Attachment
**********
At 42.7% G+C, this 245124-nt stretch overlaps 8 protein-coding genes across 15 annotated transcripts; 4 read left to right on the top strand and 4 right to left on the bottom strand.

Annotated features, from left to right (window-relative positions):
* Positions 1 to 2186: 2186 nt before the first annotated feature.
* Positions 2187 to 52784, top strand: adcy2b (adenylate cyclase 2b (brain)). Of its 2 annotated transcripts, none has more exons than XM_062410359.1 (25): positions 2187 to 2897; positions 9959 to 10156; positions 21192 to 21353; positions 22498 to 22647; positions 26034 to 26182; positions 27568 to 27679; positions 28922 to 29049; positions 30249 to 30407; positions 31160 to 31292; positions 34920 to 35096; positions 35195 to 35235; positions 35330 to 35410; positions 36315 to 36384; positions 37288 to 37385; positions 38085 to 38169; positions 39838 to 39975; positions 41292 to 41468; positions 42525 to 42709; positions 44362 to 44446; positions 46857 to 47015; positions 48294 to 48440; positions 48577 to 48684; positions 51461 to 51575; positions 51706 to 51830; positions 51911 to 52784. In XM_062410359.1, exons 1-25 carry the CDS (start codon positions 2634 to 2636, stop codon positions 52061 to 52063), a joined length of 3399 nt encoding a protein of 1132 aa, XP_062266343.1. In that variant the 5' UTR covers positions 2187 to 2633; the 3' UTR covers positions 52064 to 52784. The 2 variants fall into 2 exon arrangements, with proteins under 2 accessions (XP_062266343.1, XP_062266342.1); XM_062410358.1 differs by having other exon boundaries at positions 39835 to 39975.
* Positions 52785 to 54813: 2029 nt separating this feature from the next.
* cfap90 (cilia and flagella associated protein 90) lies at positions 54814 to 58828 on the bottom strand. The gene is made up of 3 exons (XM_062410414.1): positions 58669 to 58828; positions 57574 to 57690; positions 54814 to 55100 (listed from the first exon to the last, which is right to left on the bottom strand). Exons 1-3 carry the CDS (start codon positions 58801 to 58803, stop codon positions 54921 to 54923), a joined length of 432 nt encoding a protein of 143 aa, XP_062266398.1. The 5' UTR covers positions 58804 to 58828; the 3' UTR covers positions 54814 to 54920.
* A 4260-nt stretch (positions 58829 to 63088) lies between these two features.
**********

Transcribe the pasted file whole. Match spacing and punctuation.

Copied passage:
At 42.7% G+C, this 245124-nt stretch overlaps 8 protein-coding genes across 15 annotated transcripts; 4 read left to right on the top strand and 4 right to left on the bottom strand.

Annotated features, from left to right (window-relative positions):
* Positions 1 to 2186: 2186 nt before the first annotated feature.
* Positions 2187 to 52784, top strand: adcy2b (adenylate cyclase 2b (brain)). Of its 2 annotated transcripts, none has more exons than XM_062410359.1 (25): positions 2187 to 2897; positions 9959 to 10156; positions 21192 to 21353; positions 22498 to 22647; positions 26034 to 26182; positions 27568 to 27679; positions 28922 to 29049; positions 30249 to 30407; positions 31160 to 31292; positions 34920 to 35096; positions 35195 to 35235; positions 35330 to 35410; positions 36315 to 36384; positions 37288 to 37385; positions 38085 to 38169; positions 39838 to 39975; positions 41292 to 41468; positions 42525 to 42709; positions 44362 to 44446; positions 46857 to 47015; positions 48294 to 48440; positions 48577 to 48684; positions 51461 to 51575; positions 51706 to 51830; positions 51911 to 52784. In XM_062410359.1, exons 1-25 carry the CDS (start codon positions 2634 to 2636, stop codon positions 52061 to 52063), a joined length of 3399 nt encoding a protein of 1132 aa, XP_062266343.1. In that variant the 5' UTR covers positions 2187 to 2633; the 3' UTR covers positions 52064 to 52784. The 2 variants fall into 2 exon arrangements, with proteins under 2 accessions (XP_062266343.1, XP_062266342.1); XM_062410358.1 differs by having other exon boundaries at positions 39835 to 39975.
* Positions 52785 to 54813: 2029 nt separating this feature from the next.
* cfap90 (cilia and flagella associated protein 90) lies at positions 54814 to 58828 on the bottom strand. The gene is made up of 3 exons (XM_062410414.1): positions 58669 to 58828; positions 57574 to 57690; positions 54814 to 55100 (listed from the first exon to the last, which is right to left on the bottom strand). Exons 1-3 carry the CDS (start codon positions 58801 to 58803, stop codon positions 54921 to 54923), a joined length of 432 nt encoding a protein of 143 aa, XP_062266398.1. The 5' UTR covers positions 58804 to 58828; the 3' UTR covers positions 54814 to 54920.
* A 4260-nt stretch (positions 58829 to 63088) lies between these two features.